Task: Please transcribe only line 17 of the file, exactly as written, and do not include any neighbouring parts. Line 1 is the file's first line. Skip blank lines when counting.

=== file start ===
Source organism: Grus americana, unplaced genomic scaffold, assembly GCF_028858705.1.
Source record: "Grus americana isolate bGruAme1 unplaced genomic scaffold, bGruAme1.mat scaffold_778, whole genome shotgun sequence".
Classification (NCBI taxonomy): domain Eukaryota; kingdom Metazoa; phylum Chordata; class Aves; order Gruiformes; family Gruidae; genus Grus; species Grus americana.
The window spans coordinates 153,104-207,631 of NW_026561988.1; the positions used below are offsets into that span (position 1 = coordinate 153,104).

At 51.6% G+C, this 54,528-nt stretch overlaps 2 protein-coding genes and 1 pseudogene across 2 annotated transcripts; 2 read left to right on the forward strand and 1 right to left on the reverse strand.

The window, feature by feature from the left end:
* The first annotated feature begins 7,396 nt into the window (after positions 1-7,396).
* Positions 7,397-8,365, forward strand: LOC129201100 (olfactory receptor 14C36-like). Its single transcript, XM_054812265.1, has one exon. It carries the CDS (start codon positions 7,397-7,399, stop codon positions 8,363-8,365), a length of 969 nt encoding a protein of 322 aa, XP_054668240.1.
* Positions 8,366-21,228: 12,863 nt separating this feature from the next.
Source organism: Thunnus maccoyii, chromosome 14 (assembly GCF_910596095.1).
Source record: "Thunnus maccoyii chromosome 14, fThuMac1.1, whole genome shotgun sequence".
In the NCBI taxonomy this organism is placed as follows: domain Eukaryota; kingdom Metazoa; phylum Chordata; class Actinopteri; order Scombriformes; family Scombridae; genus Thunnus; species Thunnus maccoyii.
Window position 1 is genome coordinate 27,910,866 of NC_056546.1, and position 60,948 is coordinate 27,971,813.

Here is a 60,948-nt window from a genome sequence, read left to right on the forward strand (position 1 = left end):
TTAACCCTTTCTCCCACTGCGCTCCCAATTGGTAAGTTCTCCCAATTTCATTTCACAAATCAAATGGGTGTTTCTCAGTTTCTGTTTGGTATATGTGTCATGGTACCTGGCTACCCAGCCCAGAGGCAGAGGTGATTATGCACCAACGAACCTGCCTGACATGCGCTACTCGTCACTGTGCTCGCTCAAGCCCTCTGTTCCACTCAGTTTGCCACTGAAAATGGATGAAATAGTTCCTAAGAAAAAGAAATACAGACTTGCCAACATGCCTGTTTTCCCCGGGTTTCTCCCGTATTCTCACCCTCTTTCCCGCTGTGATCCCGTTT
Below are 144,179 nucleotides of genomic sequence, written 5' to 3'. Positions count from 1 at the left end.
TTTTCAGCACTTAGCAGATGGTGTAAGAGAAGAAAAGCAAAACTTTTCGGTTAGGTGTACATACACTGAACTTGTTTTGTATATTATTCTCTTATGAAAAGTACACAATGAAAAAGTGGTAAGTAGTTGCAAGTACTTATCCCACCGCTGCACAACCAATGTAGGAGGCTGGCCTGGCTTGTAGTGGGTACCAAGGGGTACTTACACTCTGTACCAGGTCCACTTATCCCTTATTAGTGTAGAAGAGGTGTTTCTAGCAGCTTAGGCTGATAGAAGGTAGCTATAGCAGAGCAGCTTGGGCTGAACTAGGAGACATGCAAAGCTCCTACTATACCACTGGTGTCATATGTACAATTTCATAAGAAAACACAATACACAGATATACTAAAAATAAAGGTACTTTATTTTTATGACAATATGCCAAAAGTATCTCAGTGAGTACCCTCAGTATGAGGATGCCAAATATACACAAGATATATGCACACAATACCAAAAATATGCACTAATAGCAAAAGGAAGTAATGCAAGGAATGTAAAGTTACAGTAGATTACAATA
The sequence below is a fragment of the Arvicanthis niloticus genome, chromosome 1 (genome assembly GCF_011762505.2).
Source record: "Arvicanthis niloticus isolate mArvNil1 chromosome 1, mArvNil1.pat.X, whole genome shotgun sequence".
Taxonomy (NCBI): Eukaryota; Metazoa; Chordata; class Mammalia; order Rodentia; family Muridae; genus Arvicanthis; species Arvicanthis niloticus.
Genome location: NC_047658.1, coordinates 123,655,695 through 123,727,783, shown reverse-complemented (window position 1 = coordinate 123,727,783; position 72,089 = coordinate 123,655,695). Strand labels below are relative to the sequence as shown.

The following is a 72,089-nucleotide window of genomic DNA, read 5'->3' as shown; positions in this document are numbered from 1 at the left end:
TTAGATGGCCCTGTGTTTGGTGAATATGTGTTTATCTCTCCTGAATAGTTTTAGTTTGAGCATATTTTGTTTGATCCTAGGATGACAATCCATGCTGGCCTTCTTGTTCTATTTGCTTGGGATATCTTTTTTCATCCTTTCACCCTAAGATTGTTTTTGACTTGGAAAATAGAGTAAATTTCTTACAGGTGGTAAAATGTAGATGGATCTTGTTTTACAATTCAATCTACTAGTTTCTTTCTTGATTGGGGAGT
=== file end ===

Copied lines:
TTTTCAGCACTTAGCAGATGGTGTAAGAGAAGAAAAGCAAAACTTTTCGGTTAGGTGTACATACACTGAACTTGTTTTGTATATTATTCTCTTATGAAAAGTACACAATGAAAAAGTGGTAAGTAGTTGCAAGTACTTATCCCACCGCTGCACAACCAATGTAGGAGGCTGGCCTGGCTTGTAGTGGGTACCAAGGGGTACTTACACTCTGTACCAGGTCCACTTATCCCTTATTAGTGTAGAAGAGGTGTTTCTAGCAGCTTAGGCTGATAGAAGGTAGCTATAGCAGAGCAGCTTGGGCTGAACTAGGAGACATGCAAAGCTCCTACTATACCACTGGTGTCATATGTACAATTTCATAAGAAAACACAATACACAGATATACTAAAAATAAAGGTACTTTATTTTTATGACAATATGCCAAAAGTATCTCAGTGAGTACCCTCAGTATGAGGATGCCAAATATACACAAGATATATGCACACAATACCAAAAATATGCACTAATAGCAAAAGGAAGTAATGCAAGGAATGTAAAGTTACAGTAGATTACAATA